You know it's a tough economy when even the cats are getting laid off.
For nearly a decade, Spartaca, a short-haired domestic cat, has lived, slept and scratched her way around the football offices at . Back then, the Spartans had a bit of a rodent problem, girls' track coach Casey Mollett told Patch during a phone interview Wednesday.
"Spartaca caught everything,'' Mollett said, declining to elaborate on specifics of the feline's effectiveness. Suffice to say, "She was a good mouser.''
But now, with the vermin vanished, and a slew of new sofas and other claw-enticing furniture headed to the freshly remodeled football offices, Spartaca needs to find a new home - much to the chagrin of some students, faculty and even the new football coach, James Sims.
Sims, a life-long dog lover, said Wednesday he's a little surprised the meowing blur that scurried past him at the beginning of summer, this cat that he inherited, has become an unofficial mascot he'll miss.
Chuckling as Spartaca purred and groomed herself in the middle of his office floor, Sims quipped, "I told her, as long as you don't start calling plays, I'll let you stay.''
That decision, though, wasn't up to Sims.
Principal Ian McFeat, who replaces outgoing administrator Jackie Luzak, told Patch that "We can't really have pets on campus; just at a basic level, we can't do that.''
He said Spartaca is a great cat, and it is important to him that the animal finds a home - one in which she can be well cared for - but that home can no longer be LCHS.
"We’ve been doing some remodeling and Spartaca does like to scratch things up, so that’s something we should put on her Facebook profile,'' McFeat said, noting the 9-year-old cat has claws. [She didn't, however, have a Facebook page as of this posting.]
Speaking of claws, it was about a month ago that Carol Mollett, the track coach's wife, last trimmed those claws, Mollett told Patch.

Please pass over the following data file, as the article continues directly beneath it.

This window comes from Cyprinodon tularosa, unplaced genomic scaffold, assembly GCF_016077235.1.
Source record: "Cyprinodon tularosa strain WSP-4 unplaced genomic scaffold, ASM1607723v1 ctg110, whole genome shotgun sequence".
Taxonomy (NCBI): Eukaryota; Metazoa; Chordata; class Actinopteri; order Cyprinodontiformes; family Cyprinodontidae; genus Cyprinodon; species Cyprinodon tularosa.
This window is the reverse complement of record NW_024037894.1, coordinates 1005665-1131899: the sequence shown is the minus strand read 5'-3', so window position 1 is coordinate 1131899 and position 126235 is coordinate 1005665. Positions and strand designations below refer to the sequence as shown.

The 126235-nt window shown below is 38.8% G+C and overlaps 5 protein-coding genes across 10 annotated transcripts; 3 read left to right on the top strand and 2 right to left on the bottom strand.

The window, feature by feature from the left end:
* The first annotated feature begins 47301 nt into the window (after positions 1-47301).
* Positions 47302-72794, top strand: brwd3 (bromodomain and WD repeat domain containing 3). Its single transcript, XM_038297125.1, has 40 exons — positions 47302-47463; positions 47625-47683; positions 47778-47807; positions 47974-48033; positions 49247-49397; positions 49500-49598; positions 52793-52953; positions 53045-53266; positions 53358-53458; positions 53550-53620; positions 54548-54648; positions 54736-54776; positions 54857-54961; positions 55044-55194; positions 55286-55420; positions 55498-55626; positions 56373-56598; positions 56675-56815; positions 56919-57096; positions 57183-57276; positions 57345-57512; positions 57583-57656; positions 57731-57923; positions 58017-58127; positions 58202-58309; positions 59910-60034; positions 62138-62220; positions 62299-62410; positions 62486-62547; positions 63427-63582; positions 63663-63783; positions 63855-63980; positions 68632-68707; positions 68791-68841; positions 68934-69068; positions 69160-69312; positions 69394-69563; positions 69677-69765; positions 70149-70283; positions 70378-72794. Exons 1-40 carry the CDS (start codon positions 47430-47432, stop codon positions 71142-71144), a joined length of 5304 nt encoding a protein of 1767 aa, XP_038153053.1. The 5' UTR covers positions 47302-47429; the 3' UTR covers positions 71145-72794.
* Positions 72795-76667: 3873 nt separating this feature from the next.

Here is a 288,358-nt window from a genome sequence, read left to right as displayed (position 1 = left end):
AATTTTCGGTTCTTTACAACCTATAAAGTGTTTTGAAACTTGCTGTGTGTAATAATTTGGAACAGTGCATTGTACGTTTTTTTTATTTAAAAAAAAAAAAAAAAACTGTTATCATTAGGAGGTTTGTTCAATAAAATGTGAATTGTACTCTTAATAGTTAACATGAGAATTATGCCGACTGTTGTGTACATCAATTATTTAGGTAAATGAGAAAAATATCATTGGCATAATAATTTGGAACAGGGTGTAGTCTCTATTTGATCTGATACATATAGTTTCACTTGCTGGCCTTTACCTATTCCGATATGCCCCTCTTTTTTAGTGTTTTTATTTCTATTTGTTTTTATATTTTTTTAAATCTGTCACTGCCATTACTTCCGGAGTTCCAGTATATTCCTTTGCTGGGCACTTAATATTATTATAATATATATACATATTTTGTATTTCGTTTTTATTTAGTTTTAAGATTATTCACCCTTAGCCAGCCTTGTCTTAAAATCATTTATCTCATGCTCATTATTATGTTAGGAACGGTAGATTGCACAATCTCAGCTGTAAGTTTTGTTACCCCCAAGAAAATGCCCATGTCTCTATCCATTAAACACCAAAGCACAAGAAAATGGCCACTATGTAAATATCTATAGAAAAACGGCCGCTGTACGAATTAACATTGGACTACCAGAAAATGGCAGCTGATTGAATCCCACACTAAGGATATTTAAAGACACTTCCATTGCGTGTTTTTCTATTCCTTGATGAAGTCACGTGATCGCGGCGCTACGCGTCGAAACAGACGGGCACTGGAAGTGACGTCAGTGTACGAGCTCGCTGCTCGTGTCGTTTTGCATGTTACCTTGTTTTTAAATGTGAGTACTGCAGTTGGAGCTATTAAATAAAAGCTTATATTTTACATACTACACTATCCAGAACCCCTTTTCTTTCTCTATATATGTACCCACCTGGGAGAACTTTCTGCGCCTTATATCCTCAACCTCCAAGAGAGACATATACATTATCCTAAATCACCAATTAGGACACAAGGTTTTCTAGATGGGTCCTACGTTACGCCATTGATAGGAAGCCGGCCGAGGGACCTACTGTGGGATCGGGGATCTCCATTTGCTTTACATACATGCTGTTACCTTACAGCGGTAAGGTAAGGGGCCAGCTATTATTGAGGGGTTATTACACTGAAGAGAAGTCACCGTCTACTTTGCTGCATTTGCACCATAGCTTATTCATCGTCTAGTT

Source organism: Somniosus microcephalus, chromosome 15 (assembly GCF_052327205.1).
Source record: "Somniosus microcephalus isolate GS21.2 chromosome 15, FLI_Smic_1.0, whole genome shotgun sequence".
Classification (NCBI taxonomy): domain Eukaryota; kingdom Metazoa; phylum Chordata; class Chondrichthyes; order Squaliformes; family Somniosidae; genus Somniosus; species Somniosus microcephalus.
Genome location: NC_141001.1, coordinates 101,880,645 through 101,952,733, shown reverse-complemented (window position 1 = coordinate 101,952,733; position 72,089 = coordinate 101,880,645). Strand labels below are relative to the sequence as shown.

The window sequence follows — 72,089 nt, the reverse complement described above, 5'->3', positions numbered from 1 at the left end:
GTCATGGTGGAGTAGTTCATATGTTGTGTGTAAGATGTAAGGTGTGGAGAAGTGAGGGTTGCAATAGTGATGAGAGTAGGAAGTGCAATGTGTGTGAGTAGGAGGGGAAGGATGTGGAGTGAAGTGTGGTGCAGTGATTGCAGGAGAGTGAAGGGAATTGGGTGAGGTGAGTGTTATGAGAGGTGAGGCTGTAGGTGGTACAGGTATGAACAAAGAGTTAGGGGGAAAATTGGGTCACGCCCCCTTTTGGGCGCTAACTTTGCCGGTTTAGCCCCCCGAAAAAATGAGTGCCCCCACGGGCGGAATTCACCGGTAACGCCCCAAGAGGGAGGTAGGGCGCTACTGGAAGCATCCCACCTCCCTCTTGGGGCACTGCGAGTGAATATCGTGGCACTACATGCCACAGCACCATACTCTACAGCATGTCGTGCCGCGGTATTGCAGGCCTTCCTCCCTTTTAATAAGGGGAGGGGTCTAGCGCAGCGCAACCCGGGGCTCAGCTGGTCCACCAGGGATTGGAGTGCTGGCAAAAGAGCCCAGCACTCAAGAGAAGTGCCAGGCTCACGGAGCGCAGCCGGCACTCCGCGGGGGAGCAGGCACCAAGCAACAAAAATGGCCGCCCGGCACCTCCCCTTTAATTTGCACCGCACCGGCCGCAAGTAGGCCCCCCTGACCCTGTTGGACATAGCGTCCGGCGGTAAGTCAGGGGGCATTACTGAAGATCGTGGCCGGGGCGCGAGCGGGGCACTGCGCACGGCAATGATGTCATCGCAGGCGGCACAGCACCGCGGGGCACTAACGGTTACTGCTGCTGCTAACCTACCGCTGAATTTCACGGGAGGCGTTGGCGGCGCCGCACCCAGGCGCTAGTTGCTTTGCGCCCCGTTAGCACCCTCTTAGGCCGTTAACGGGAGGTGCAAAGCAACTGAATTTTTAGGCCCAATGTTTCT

Casey Mollett, who's worked at La Cañada High in one position or another since 1998 has fed Spartaca, played with her, and cleaned her litter box since another coach brought her into the football office back in 2003.
"She's the sweetest kitty - loves kids, doesn't mind yelling or loud noises. She's a lap cat who would make a wonderful pet for someone,'' Mollett said, explaining that that someone can't be him because he's already got three cats at home, two of them rescues.
Spartan quarterback Matt Jones, 17, was shocked that the cat he's seen around for the last four years will leave school before he will. The senior shouted into the locker room, asking the coach if it were true.
"That's a bummer,'' Jones said Wednesday, noting he likes cats, but he wouldn't be able to bring Spartaca home because his family already has two cats.
Mollett, too, has a soft spot in his heart for Spartaca, which is why he's looking for someone to adopt her. She's an indoor cat these days, he said, noting she used to venture out onto the field, but for the last year or so, the football office and all its visitors have sufficiently held her interest.
A lifelong fan of the feline, Mollett said people who've never cared for cats might not know they are self-reliant. A person who works full time, for example, could easily be gone all day and even take a weekend trip, and still feel confident that Spartaca would fare just fine (with big bowls of food and water).
"She's a really happy cat. But if your tummy was rubbed all day and you were fed and loved, you'd be happy too,'' Mollett said.
Do you know anyone who might like an adult lap cat as a pet? Email LCF Patch editor Donna Evans, firstname.lastname@example.org, for contact information.